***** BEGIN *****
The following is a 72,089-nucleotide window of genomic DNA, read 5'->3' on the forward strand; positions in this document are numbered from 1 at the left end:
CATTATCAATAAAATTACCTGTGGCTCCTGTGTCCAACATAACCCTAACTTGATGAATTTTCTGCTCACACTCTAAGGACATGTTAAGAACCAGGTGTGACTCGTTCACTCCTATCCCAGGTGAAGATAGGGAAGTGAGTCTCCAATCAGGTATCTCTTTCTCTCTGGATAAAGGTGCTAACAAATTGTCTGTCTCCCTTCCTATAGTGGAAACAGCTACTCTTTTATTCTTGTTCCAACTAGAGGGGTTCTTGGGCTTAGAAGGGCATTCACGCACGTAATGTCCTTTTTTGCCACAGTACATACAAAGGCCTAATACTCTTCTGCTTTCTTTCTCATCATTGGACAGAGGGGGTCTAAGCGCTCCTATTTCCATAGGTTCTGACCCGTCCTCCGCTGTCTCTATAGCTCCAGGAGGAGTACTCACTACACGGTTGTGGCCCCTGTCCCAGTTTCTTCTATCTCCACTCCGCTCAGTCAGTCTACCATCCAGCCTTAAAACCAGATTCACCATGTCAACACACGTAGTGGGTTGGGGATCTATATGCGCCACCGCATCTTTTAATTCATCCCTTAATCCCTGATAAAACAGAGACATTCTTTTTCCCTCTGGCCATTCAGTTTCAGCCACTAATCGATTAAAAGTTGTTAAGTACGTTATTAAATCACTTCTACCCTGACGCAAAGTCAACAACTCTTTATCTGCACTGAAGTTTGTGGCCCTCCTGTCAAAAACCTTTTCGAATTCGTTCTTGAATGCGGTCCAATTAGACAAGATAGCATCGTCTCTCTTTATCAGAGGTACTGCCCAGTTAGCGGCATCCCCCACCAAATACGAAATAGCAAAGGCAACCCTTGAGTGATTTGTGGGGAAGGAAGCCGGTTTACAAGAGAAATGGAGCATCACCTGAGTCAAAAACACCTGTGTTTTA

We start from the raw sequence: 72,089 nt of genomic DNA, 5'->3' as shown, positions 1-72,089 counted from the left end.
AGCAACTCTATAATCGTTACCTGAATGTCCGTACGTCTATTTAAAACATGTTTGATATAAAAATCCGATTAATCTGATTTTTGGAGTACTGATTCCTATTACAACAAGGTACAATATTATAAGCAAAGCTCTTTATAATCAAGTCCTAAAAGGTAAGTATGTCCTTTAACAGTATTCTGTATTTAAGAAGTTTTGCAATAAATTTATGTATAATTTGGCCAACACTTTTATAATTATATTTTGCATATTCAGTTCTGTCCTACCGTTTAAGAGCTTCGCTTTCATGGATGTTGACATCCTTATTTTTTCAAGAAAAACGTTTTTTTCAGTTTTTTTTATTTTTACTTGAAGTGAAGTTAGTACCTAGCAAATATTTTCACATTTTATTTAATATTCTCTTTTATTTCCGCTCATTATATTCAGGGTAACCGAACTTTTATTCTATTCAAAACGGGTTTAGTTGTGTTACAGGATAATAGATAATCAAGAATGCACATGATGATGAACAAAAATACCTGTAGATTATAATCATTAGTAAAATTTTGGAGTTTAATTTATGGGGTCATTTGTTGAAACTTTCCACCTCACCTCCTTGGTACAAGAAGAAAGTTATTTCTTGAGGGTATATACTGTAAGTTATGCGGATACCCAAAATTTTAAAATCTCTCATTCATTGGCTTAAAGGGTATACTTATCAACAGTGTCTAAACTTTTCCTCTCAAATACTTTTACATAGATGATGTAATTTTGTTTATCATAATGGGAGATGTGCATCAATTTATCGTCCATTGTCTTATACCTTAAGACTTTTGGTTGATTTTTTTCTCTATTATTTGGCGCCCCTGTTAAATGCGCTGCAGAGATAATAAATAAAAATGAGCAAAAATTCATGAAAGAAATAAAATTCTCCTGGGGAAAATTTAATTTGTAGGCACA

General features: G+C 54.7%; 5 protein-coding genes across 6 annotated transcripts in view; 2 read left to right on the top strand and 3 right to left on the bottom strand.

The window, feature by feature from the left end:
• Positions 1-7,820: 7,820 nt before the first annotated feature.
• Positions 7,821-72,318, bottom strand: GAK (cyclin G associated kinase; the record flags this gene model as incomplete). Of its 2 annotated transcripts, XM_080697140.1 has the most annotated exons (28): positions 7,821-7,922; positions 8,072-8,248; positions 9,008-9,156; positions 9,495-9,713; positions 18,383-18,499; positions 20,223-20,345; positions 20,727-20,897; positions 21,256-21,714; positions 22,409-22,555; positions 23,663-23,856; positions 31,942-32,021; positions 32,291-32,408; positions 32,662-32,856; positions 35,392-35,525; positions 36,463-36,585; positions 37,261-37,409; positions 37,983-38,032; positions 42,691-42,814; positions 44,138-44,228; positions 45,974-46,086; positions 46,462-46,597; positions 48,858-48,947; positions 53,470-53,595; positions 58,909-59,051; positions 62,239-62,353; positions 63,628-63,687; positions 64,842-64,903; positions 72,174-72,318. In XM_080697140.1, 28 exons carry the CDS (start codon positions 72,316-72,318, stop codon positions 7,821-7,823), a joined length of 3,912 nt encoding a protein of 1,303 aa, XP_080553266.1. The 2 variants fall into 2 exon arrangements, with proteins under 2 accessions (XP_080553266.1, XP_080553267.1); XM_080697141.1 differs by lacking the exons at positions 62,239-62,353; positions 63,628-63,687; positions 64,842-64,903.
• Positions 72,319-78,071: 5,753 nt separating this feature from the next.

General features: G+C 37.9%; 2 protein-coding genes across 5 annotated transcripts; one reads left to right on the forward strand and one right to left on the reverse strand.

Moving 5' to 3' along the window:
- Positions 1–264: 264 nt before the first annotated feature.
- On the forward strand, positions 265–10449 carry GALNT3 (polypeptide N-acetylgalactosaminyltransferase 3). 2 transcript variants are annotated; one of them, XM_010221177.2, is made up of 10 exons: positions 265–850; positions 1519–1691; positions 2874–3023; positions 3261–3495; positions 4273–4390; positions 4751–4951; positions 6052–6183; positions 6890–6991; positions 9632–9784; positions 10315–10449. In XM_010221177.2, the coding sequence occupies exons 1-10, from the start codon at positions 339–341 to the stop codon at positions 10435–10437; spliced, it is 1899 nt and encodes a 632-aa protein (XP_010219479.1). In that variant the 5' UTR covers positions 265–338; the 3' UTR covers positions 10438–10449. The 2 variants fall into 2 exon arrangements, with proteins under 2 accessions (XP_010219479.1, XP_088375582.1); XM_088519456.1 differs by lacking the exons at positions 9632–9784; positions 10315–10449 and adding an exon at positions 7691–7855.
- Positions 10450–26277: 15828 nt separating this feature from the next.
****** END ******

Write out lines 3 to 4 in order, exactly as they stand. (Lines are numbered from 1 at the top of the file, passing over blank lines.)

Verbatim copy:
We start from the raw sequence: 72,089 nt of genomic DNA, 5'->3' as shown, positions 1-72,089 counted from the left end.
AGCAACTCTATAATCGTTACCTGAATGTCCGTACGTCTATTTAAAACATGTTTGATATAAAAATCCGATTAATCTGATTTTTGGAGTACTGATTCCTATTACAACAAGGTACAATATTATAAGCAAAGCTCTTTATAATCAAGTCCTAAAAGGTAAGTATGTCCTTTAACAGTATTCTGTATTTAAGAAGTTTTGCAATAAATTTATGTATAATTTGGCCAACACTTTTATAATTATATTTTGCATATTCAGTTCTGTCCTACCGTTTAAGAGCTTCGCTTTCATGGATGTTGACATCCTTATTTTTTCAAGAAAAACGTTTTTTTCAGTTTTTTTTATTTTTACTTGAAGTGAAGTTAGTACCTAGCAAATATTTTCACATTTTATTTAATATTCTCTTTTATTTCCGCTCATTATATTCAGGGTAACCGAACTTTTATTCTATTCAAAACGGGTTTAGTTGTGTTACAGGATAATAGATAATCAAGAATGCACATGATGATGAACAAAAATACCTGTAGATTATAATCATTAGTAAAATTTTGGAGTTTAATTTATGGGGTCATTTGTTGAAACTTTCCACCTCACCTCCTTGGTACAAGAAGAAAGTTATTTCTTGAGGGTATATACTGTAAGTTATGCGGATACCCAAAATTTTAAAATCTCTCATTCATTGGCTTAAAGGGTATACTTATCAACAGTGTCTAAACTTTTCCTCTCAAATACTTTTACATAGATGATGTAATTTTGTTTATCATAATGGGAGATGTGCATCAATTTATCGTCCATTGTCTTATACCTTAAGACTTTTGGTTGATTTTTTTCTCTATTATTTGGCGCCCCTGTTAAATGCGCTGCAGAGATAATAAATAAAAATGAGCAAAAATTCATGAAAGAAATAAAATTCTCCTGGGGAAAATTTAATTTGTAGGCACA